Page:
Using thermography in electrical installations
Thermography is a test that uses a camera operating in the infrared spectrum to record heat patterns. IR spectrum has lower frequency than visible light and transfers heat. It can be absorbed, reflected or transferred though objects. When it is ab-sorbed, the object starts to emit it again as it heats and the camera can pick that up. To accurately calculate the temperature of the object from the IR frequency, additional information is necessary: did the object absorb all the IR waves, or did it reflect any from its surroundings? The factor for absorption is called emissivity and it has to be input by hand. Values for different materials are found in tables, but it can also be reasonably easily measured.
Ability to see in IR spectrum opens a great number of non-invasive diagnostic options. IR partially shows even through the housing. The most ob-vious application is to search for hot spots that are commonly caused by weakened contacts or mechanical issues in e.g. motors. The bad contacts can be tiresome to find in a large switchboard with electrical measurements alone, however their heat signature will highlight them immediately. This is of course assuming that all are at least approximately equally loaded. Contacts under higher load will always be hotter than those under lower. In thermography context is often the key. It is sensible to create records during commissioning of the facility to be able to compare them with later inspections. Having a reference also means exact temperature measurements are not needed, just comparison of images.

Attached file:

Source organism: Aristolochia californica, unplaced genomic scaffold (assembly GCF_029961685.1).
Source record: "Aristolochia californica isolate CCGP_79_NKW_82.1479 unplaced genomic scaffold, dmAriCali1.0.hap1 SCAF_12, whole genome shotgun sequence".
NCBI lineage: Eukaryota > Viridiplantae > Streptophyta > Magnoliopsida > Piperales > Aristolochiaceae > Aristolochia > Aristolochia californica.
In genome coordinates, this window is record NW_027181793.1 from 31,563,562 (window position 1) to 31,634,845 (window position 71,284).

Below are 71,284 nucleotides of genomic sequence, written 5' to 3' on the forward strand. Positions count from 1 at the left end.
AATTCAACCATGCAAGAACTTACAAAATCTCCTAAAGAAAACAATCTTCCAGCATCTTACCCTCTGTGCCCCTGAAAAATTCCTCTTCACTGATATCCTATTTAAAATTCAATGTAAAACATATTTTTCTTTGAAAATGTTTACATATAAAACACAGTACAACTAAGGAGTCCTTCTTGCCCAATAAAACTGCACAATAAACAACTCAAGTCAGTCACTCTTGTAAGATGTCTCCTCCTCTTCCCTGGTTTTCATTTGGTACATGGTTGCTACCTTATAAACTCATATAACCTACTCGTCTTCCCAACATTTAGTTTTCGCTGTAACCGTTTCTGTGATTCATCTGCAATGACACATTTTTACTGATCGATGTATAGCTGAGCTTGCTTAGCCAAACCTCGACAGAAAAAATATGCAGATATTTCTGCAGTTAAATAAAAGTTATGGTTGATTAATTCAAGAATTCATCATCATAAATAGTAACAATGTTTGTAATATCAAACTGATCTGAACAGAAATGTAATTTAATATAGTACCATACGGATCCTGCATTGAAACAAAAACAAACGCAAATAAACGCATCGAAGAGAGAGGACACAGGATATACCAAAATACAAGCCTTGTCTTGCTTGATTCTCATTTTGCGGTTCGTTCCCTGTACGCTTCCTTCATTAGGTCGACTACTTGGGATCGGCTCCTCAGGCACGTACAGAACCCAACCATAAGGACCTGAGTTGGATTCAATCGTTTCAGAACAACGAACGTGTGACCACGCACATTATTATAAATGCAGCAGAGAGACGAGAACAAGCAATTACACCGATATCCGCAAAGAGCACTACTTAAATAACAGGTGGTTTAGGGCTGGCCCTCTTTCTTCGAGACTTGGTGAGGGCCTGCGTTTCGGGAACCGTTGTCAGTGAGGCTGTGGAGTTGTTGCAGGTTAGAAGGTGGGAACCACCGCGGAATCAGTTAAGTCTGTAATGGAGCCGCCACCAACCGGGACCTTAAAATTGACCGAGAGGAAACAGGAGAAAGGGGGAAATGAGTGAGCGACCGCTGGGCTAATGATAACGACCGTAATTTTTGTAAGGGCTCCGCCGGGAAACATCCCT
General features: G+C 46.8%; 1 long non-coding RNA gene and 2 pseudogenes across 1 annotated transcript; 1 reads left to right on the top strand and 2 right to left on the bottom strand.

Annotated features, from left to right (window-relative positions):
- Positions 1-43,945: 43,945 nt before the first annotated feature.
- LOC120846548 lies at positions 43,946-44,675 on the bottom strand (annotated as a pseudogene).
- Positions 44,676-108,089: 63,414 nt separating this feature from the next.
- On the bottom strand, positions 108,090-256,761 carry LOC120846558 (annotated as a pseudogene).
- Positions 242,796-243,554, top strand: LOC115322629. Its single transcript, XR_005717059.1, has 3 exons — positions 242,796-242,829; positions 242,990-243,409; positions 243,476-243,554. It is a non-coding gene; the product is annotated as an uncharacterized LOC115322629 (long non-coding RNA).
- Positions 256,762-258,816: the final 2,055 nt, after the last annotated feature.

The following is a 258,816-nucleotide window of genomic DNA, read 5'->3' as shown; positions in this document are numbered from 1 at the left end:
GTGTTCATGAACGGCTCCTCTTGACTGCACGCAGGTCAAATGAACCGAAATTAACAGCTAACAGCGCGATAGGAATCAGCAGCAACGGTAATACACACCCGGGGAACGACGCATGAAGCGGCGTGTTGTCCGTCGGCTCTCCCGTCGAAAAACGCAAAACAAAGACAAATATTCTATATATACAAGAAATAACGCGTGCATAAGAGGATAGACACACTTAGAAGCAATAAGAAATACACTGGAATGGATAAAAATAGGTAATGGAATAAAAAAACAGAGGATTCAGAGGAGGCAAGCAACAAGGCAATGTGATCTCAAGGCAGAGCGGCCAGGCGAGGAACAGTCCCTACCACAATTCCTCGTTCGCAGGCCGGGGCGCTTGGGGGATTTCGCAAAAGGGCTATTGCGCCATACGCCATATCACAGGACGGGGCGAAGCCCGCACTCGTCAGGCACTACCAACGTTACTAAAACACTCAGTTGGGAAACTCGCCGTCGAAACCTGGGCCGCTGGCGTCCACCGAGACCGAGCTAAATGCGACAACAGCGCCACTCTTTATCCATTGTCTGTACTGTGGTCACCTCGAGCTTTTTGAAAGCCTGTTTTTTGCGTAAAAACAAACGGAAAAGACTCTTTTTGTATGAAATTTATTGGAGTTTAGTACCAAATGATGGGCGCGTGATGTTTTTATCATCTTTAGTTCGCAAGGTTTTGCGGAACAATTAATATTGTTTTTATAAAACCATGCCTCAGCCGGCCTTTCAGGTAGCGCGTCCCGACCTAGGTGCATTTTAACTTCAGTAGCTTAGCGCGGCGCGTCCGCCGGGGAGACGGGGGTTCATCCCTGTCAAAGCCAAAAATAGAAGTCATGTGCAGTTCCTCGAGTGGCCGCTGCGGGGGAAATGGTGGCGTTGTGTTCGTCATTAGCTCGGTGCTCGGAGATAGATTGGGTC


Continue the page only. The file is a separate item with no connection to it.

Mechanical issues can be even more difficult to recognise. Motors and generators can regularly operate at quite high temperatures. Unless there is another of the same type and at the same load available, or records of temperatures for the motor under test, the camera cannot determine whether there is a problem at a first sight. The temperature should be measured with higher accuracy then. Emissivity must be set to reasonably accurately too – if possible, measurement is preferred to choosing from tables. The measured temperature is then compared to manufacturer’s data on preferred temperatures for the motor under test.
Metrel offers three model of thermographic instruments. They can all boast a very fast thermal refresh rate of 50 Hz, which makes them com-fortable to use. MD 9930 is the most powerful with 120x160 pxl thermal resolution, manual zoom and powerful firmware. It offers alarms when temperature in the image goes out of defined limits, which is useful for fever screening, but also for any application with limits on temperature. MD 9910 is a more basic variant, small and portable, it still offers 80x80 resolution and some basic settings and saving up to 20 images. MD 9880 is a combined instrument with multimeter and thermal viewer. It does not save the images, but thermal view on the screen can point to locations that need to be measured electrically.